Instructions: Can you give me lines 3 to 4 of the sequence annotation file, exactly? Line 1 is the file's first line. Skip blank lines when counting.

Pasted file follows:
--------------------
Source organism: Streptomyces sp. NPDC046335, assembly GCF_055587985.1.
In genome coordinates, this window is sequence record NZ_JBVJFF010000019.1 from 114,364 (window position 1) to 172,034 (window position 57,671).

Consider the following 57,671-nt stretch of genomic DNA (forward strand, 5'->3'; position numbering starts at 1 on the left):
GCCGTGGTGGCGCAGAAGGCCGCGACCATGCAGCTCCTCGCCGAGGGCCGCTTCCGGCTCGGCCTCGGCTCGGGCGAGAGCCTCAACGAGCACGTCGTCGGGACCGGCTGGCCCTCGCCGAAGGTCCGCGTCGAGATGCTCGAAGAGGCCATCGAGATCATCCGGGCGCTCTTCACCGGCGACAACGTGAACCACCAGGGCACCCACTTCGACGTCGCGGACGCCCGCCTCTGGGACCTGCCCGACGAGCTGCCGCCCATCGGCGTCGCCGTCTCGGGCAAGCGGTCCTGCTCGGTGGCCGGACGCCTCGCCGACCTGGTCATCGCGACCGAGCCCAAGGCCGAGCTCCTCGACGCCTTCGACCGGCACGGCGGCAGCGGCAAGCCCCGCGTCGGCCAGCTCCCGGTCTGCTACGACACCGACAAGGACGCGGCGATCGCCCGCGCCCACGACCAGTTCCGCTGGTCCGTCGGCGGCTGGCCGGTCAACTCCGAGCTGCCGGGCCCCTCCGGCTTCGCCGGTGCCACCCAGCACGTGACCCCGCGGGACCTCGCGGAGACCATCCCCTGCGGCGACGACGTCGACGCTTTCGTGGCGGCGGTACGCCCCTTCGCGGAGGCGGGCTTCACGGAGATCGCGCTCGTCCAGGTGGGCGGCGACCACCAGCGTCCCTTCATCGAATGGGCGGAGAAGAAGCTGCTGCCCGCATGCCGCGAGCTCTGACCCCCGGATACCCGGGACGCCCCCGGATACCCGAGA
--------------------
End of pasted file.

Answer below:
Consider the following 57,671-nt stretch of genomic DNA (forward strand, 5'->3'; position numbering starts at 1 on the left):
GCCGTGGTGGCGCAGAAGGCCGCGACCATGCAGCTCCTCGCCGAGGGCCGCTTCCGGCTCGGCCTCGGCTCGGGCGAGAGCCTCAACGAGCACGTCGTCGGGACCGGCTGGCCCTCGCCGAAGGTCCGCGTCGAGATGCTCGAAGAGGCCATCGAGATCATCCGGGCGCTCTTCACCGGCGACAACGTGAACCACCAGGGCACCCACTTCGACGTCGCGGACGCCCGCCTCTGGGACCTGCCCGACGAGCTGCCGCCCATCGGCGTCGCCGTCTCGGGCAAGCGGTCCTGCTCGGTGGCCGGACGCCTCGCCGACCTGGTCATCGCGACCGAGCCCAAGGCCGAGCTCCTCGACGCCTTCGACCGGCACGGCGGCAGCGGCAAGCCCCGCGTCGGCCAGCTCCCGGTCTGCTACGACACCGACAAGGACGCGGCGATCGCCCGCGCCCACGACCAGTTCCGCTGGTCCGTCGGCGGCTGGCCGGTCAACTCCGAGCTGCCGGGCCCCTCCGGCTTCGCCGGTGCCACCCAGCACGTGACCCCGCGGGACCTCGCGGAGACCATCCCCTGCGGCGACGACGTCGACGCTTTCGTGGCGGCGGTACGCCCCTTCGCGGAGGCGGGCTTCACGGAGATCGCGCTCGTCCAGGTGGGCGGCGACCACCAGCGTCCCTTCATCGAATGGGCGGAGAAGAAGCTGCTGCCCGCATGCCGCGAGCTCTGACCCCCGGATACCCGGGACGCCCCCGGATACCCGAGA